Now, four years on, it is pretty much a given that the boat which will win this ninth edition of the Vendée Globe will be a foiler.
In the intervening period, research on the shapes and profiles have greatly evolved. From the first generation “reasonable” versions, the designers have moved on to much more efficient and extreme versions which make it possible to support 100% of the weight of the boat so it can now properly “fly” above the surface of the water for sustained periods.
These appendages have been considerably lengthened, the profiles have become more sophisticated and the deformation under load of the latest self regulating foils can be up to one metre. The power gained is considerable, evidenced by the fact that at the best angles (90-100° to the true wind), the 2016 versions “hit” around 25 knots of boat speed, now the IMOCA monohulls of that previous generations fitted with new generation foils reach 27 knots while the latest builds can exceed 30 knots.
Speed differences are especially potent between 80° and 120° to the wind, the VMG gains downwind and especially now upwind or close reaching i.e. 45° to 60° but less so at much wider angles downwind, that is more than 140°, where the differences with the conventional daggerboard boats is less pronounced.
But what also makes the difference between the latest prototypes and their predecessors even equipped with 2020 foils, is also the shape of the hull is now specifically designed to work in concert with the foils, performance also enhanced by the overall reduction in weight for the new 2020 generation boats. Bear in mind retro fitting foil wells and foils to existing designs can add several hundred kilograms …
Among the 2020 foilers, two designs are possible: “C” shaped appendages such as HUGO BOSS, Arkéa-Paprec, Corum L’Epargne, and L’Occitane en Provence, and then there are the “L” foils on Charal, LinkedOut, Apivia or PRB, MACSF, Sea-Explorer – Yacht Club de Monaco.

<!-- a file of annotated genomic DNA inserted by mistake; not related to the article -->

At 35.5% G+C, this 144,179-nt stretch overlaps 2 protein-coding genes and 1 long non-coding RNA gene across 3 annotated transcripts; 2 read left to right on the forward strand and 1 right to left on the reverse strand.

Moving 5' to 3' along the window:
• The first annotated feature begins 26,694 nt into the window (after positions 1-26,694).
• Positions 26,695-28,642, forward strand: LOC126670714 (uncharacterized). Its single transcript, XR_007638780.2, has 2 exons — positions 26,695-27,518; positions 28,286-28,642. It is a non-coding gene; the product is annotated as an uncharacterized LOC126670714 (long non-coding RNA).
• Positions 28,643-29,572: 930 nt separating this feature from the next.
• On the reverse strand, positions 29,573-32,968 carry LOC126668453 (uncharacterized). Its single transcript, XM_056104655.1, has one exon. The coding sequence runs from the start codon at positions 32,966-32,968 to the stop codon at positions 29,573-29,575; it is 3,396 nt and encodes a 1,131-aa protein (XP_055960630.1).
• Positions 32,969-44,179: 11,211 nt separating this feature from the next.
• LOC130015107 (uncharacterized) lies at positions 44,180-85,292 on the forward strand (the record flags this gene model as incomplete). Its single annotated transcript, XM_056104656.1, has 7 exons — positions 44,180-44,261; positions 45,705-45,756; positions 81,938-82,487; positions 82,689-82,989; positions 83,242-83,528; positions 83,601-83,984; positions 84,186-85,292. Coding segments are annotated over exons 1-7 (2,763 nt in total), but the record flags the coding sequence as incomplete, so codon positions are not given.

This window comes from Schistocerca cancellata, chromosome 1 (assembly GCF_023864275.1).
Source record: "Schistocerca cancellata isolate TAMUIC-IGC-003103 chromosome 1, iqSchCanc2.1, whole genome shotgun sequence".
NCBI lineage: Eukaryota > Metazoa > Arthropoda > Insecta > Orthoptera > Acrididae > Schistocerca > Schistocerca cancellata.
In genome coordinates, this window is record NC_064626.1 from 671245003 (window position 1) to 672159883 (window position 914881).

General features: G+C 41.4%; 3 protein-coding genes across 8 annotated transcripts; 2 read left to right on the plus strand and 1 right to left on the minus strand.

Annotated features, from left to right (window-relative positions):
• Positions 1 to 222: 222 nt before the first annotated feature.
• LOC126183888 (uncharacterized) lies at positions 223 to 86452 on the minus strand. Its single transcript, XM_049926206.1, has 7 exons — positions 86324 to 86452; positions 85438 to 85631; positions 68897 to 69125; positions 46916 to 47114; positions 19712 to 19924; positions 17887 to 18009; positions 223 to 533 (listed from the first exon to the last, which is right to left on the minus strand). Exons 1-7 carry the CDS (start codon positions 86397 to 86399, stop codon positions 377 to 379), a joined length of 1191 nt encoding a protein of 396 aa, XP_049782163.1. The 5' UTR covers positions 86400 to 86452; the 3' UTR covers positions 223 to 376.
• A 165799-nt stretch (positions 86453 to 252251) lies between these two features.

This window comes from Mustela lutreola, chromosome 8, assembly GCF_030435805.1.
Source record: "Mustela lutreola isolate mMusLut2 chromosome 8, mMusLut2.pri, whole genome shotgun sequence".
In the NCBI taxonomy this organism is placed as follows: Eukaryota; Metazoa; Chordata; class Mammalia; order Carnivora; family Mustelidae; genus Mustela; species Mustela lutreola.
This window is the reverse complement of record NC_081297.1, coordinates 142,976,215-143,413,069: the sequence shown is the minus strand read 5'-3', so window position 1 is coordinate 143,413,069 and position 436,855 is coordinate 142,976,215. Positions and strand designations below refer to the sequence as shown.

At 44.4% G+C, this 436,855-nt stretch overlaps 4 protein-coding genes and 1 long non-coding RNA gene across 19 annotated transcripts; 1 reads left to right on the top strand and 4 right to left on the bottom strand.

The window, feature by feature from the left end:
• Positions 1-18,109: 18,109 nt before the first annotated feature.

The C form are especially quick at top end broad reaching, less so upwind, and these appendages can “retract” completely so as not to be damaged by waves in heavy seas. The L form are said to be more versatile, a little less efficient reaching, but more efficient at VMG angles (upwind and downwind).
On paper it is the latest generation foilers that have the most potential, followed by the monohulls optimized with 2020 foils, then the 2016 boats and the lightest dagger boards. But remember that this non-stop solo round-the-world race is always full of uncertainties and unknowns.
Right now it does not seem possible to “fly” all the time without working continuously on the foil settings. Certain weather and wind phases will see key advantages come into play and big differentials open up, but will they prove conclusive and contribute to overall victory? We will get our answer in January 2021.
The Vendée Globe is the only sailing race round the world that’s solo, non-stop, and without assistance, and it is all systems go for the 9th edition on November 8, 2020. Beginning in 1989 with 13 entries, the start line on November 8th may see up to 35 skippers set off from Les Sables d’Olonne, France.
The development of the IMOCA Class toward foiling will see these boats hurl themselves around the world, teetering on carbon skates through inhospitable regions, chasing the record set in 2016-17 by Armel le Cléac’h of 74:03:35:46.
Race details – Skippers – Facebook
Source: Vendee Globe